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The Two-state Solution Is Already Dead

Supporters of a two-state solution respond aggressively to anyone who tries to undermine their magical faith in a miracle that what is dead will somehow be resurrected.

A question for declared supporters of the two-state solution, which means almost everyone, from U.S. Secretary of State John Kerry to Prof. Shlomo Avineri: You all say that this solution is in great danger, maybe even in its death throes. So what needs to happen for you to admit that it has breathed its last? What else needs to happen for you to declare it dead? Another 10,000 settlers? Or 20,000? Another five years of stalemate? When will you admit it?
Most people know the truth but refuse to admit it. They know that the number of settlers has reached a critical mass. They know that no party in Israel will ever evacuate them. And without all of them being evacuated – and this, too, is something they know – there is no viable Palestinian state.
They know that settler Israel never intended to implement the two-state solution. The fact is that all Israeli governments – all of them – continued the settlement enterprise.
Two-state supporters are worried about the situation, even fearful. They are acting like the relatives of a moribund patient who is already brain dead, and whose organs are needed for transplants, but they refuse, hoping that somehow, a miracle will happen and the living dead will be resurrected. There are rabbis who promise them it’s possible. From Kerry to Avineri, this is exactly how proponents of two states are acting – hoping for a miracle and therefore preventing the life-saving transplants.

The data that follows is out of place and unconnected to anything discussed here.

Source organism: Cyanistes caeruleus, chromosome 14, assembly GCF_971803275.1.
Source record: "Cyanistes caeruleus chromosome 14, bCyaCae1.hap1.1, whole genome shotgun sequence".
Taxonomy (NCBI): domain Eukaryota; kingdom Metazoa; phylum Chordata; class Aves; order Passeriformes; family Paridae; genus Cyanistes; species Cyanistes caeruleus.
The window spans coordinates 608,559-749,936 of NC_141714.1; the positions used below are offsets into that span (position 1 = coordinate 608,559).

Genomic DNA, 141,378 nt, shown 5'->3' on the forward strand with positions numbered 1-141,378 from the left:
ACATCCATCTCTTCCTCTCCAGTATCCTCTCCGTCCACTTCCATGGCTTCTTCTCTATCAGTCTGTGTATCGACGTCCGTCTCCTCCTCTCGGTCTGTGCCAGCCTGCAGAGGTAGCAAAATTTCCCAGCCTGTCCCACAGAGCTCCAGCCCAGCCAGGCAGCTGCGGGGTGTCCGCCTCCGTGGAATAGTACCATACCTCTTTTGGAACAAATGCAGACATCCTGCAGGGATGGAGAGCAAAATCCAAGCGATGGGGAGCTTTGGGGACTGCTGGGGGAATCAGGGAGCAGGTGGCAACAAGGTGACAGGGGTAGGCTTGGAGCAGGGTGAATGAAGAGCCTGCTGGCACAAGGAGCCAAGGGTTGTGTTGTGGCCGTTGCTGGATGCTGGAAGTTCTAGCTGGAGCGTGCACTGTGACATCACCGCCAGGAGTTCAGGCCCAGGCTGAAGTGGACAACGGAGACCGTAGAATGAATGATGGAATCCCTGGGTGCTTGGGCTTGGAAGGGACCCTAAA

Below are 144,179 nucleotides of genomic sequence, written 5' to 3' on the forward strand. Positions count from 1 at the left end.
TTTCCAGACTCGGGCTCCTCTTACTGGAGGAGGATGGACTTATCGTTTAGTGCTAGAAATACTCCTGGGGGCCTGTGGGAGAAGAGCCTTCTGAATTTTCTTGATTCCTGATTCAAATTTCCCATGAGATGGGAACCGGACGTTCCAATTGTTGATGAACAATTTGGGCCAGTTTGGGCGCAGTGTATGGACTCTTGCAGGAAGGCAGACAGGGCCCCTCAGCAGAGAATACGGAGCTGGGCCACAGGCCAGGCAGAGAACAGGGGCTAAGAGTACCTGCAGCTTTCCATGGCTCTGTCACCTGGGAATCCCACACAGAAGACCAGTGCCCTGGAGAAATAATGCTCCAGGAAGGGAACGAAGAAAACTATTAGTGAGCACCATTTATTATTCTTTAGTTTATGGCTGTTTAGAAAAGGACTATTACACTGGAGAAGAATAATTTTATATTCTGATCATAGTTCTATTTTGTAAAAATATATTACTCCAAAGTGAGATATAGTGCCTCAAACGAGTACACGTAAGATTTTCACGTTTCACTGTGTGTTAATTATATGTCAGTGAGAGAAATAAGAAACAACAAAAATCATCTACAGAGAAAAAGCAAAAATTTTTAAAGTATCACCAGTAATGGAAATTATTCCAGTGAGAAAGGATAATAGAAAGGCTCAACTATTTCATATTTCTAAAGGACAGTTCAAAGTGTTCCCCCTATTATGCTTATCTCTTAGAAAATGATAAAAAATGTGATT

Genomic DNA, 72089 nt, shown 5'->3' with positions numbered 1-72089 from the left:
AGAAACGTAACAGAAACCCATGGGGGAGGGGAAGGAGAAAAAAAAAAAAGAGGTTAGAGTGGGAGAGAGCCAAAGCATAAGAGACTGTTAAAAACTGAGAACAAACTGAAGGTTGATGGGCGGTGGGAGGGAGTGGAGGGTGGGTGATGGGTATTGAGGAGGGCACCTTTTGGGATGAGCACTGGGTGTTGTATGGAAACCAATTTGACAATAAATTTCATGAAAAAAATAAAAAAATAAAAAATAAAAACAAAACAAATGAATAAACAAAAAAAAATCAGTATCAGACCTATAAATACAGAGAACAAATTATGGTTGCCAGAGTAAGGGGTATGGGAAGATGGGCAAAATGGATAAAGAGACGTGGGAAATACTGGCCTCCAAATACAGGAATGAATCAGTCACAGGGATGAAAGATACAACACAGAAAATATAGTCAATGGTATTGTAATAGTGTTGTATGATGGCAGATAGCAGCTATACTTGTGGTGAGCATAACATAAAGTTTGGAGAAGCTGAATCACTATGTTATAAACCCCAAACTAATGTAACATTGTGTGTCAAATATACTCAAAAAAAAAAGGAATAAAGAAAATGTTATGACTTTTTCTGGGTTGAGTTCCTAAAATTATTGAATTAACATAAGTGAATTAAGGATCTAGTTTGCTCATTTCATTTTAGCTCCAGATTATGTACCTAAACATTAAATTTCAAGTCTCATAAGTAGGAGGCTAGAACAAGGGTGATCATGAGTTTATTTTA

It’s hard to begin again from scratch. The two-state solution was ideal. It guaranteed relative justice to both sides and a state for each nation. But Israel did everything it could to destroy it via the settlements, the one irreversible factor in the equation of the Israel-Palestine relationship.
That’s why the world’s anger at the settlements has suddenly increased: It knows they are irreversible. Yet two-state supporters, both in Jerusalem and in Washington, never did anything to stop them when it was still possible. The conclusion is unavoidable: declaring the death of the two-state solution. But instead, they continue waiting for a miracle.
Kerry, Avineri and their ilk are full of good intentions. They’re also right in saying this was the only solution. But by denying its death, they are merely solidifying the status quo, the occupation, which is the Israeli government’s goal.
In Europe, the United States, the Palestinian Authority and Israel, people continue to parrot “two states” out of inertia and fear of the ramifications of change. And they thereby anesthetize and suffocate any thinking suited to the new situation.
Clinging to yesterday’s solution with all their might, two-state supporters also respond aggressively to anyone who tries to undermine their magical faith in a miracle. That’s standard practice for religious, almost messianic beliefs – woe to anyone who tries to undermine them. And that’s how they’re behaving now toward A.B. Yehoshua, who proposed a typical old-style Israeli solution to the new situation.
Yehoshua proposed granting permanent residency to Palestinians living in Area C, the part of the West Bank under full Israeli control. That’s too little, too nationalist and too discriminatory. Yehoshua still believes in the superiority of the Jews, in interim agreements and small leaps over the abyss. But in contrast to upholders of the two-state solution, he at least has the courage and integrity to recognize the new reality and try to offer solutions to it. And therefore, he’s already considered a heretic by his peers.